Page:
Participation

Better Tribunals: a co-production approach with child service users

November 18, 2022 by No Comments | Category Children & young people, Guest blog

The Additional Support Needs Tribunal (Health and Education Chamber) (the Tribunal from here on) is responsible for hearing a range of appeals.  These include appeals which children aged 12 to 15 years can raise themselves. Such appeals would either be related to education authority decisions about their capacity or wellbeing, or co-ordinated support plans (the only statutory education plan in Scotland).

The Tribunal recognises the importance of ensuring United Nations Convention on the Rights of the Child (UNCRC) Article 12 is embedded in its practice and is committed to supporting children and young people to express their views or give their evidence in all matters that affect them. This commitment to Article 12 was demonstrated when the Chamber developed the sensory process and physical environment in which tribunals take place.

Article 12

1. States Parties shall assure to the child who is capable of forming his or her own views the right to express those views freely in all matters affecting the child, the views of the child being given due weight in accordance with the age and maturity of the child.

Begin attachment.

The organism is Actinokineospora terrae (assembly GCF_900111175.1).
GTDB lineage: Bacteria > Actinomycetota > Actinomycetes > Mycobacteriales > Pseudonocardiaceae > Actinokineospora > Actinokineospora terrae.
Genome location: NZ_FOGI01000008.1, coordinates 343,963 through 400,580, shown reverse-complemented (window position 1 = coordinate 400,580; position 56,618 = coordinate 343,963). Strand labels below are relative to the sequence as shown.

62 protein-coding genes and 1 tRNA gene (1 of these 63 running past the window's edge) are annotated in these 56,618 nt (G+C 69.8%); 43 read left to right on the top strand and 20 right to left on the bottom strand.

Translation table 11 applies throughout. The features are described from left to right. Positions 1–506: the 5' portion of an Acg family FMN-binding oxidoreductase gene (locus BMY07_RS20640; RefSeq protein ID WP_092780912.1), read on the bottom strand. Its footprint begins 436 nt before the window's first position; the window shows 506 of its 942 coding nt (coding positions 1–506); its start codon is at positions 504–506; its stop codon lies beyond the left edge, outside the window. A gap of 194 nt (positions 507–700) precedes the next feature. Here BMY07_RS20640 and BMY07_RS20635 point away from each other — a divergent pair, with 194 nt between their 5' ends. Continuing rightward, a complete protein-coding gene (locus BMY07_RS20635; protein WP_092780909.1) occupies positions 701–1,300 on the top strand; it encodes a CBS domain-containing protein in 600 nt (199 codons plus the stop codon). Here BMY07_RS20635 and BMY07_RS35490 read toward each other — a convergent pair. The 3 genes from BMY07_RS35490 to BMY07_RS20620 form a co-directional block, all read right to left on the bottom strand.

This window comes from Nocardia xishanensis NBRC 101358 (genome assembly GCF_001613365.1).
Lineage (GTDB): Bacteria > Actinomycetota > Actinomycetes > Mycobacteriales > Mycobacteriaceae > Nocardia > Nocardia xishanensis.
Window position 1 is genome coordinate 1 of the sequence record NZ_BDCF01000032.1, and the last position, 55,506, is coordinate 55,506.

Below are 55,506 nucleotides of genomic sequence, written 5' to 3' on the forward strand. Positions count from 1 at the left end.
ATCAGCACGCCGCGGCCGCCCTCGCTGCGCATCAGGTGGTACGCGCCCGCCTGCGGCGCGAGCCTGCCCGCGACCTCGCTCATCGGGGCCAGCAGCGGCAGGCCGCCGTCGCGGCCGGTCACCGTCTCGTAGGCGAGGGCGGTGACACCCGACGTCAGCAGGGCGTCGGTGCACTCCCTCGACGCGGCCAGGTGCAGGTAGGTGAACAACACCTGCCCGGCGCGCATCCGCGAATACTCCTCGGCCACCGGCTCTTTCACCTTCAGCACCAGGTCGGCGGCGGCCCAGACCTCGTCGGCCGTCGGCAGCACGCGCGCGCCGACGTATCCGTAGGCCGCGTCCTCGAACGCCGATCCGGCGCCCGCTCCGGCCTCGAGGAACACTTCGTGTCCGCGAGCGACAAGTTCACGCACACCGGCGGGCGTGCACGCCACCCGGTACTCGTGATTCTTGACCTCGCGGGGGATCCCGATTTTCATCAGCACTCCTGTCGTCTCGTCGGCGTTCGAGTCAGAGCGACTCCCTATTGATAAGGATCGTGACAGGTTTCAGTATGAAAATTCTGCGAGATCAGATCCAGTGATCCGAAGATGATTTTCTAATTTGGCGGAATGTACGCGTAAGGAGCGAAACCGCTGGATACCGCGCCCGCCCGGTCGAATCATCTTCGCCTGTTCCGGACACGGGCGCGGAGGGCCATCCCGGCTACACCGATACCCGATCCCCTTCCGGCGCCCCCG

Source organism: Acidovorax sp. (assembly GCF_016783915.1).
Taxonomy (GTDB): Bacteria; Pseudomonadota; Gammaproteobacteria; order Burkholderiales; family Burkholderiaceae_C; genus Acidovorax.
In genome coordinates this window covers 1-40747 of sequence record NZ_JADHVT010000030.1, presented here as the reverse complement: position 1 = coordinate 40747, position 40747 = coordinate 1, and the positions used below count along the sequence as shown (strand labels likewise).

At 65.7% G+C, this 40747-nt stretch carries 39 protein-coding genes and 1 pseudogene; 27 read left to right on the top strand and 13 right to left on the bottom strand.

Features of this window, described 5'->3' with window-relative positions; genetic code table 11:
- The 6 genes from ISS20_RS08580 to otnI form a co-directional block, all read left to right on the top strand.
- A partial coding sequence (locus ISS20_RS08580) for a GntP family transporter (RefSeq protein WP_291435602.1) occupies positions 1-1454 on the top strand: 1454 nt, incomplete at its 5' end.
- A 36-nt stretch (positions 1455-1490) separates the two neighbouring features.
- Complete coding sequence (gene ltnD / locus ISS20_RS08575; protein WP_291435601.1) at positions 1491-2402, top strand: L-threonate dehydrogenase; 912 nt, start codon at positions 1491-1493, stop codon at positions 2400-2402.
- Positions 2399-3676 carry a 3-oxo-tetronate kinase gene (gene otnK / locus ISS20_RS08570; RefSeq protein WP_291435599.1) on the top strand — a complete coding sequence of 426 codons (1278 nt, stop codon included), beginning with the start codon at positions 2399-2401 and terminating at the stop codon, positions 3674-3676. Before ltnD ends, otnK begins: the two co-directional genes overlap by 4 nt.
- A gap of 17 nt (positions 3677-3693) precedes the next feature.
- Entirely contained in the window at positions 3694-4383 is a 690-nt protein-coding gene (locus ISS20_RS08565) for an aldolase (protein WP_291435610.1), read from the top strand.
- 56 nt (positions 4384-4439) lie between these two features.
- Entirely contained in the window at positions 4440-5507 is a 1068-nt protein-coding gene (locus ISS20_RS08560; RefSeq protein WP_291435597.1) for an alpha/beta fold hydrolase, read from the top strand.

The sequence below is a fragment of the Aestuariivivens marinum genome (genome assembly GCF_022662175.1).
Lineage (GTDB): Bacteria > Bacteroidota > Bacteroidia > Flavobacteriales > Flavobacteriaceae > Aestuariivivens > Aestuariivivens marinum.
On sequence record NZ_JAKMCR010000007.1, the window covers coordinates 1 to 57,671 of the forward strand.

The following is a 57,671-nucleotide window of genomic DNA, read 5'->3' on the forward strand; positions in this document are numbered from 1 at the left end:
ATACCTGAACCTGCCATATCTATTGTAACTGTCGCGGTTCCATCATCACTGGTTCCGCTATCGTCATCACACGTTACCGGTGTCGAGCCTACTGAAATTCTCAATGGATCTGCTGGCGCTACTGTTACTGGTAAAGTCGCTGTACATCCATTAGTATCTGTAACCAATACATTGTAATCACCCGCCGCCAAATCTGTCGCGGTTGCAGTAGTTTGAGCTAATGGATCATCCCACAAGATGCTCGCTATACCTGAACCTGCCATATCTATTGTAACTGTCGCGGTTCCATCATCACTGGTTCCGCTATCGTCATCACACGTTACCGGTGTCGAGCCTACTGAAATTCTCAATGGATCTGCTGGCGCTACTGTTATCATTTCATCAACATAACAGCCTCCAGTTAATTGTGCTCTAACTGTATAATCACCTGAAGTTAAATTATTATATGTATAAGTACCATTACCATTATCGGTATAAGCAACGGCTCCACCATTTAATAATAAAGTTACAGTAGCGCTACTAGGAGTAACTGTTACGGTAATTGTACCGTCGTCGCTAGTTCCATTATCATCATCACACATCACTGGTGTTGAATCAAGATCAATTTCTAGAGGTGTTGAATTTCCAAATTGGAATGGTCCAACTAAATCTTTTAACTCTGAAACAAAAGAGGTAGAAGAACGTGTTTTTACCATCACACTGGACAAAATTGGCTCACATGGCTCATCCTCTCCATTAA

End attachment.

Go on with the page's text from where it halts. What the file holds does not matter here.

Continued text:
2. For this purpose, the child shall in particular be provided the opportunity to be heard in any judicial and administrative proceedings affecting the child, either directly, or through a representative or an appropriate body, in a manner consistent with the procedural rules of national law.

By applying a co-production approach, the process and the physical hearing environment created was based on the views of children and young people who had previous experience of a range of hearings (not just the Additional Support Needs Tribunal), including courts. They reflected on what worked well and identified barriers to participation and ways to address these.

The mindset applied was that those who are affected by the service are best placed to design it!

Children’s voices

Children and young people expressed their views in different ways:

  • the Chamber President met with the Young Ambassadors for Inclusion (secondary school children and young people with additional support needs) in a workshop session to explore whether they wanted to come to hearings which make decisions about their school education, and if so, what should a hearing look and feel like
  • the Chamber President and an interior design architect met with a group of care experienced primary school children who brought blank floor plans to life, using fabric samples, furniture catalogues and lots of felt tip pens!
  • specialist image designers met with children and young people in a small group setting
  • one to one listening sessions with children and young people